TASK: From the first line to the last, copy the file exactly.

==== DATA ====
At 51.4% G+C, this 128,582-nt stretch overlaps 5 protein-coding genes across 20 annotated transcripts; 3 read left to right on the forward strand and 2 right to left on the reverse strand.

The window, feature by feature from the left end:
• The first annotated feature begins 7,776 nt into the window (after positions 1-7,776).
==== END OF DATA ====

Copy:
At 51.4% G+C, this 128,582-nt stretch overlaps 5 protein-coding genes across 20 annotated transcripts; 3 read left to right on the forward strand and 2 right to left on the reverse strand.

The window, feature by feature from the left end:
• The first annotated feature begins 7,776 nt into the window (after positions 1-7,776).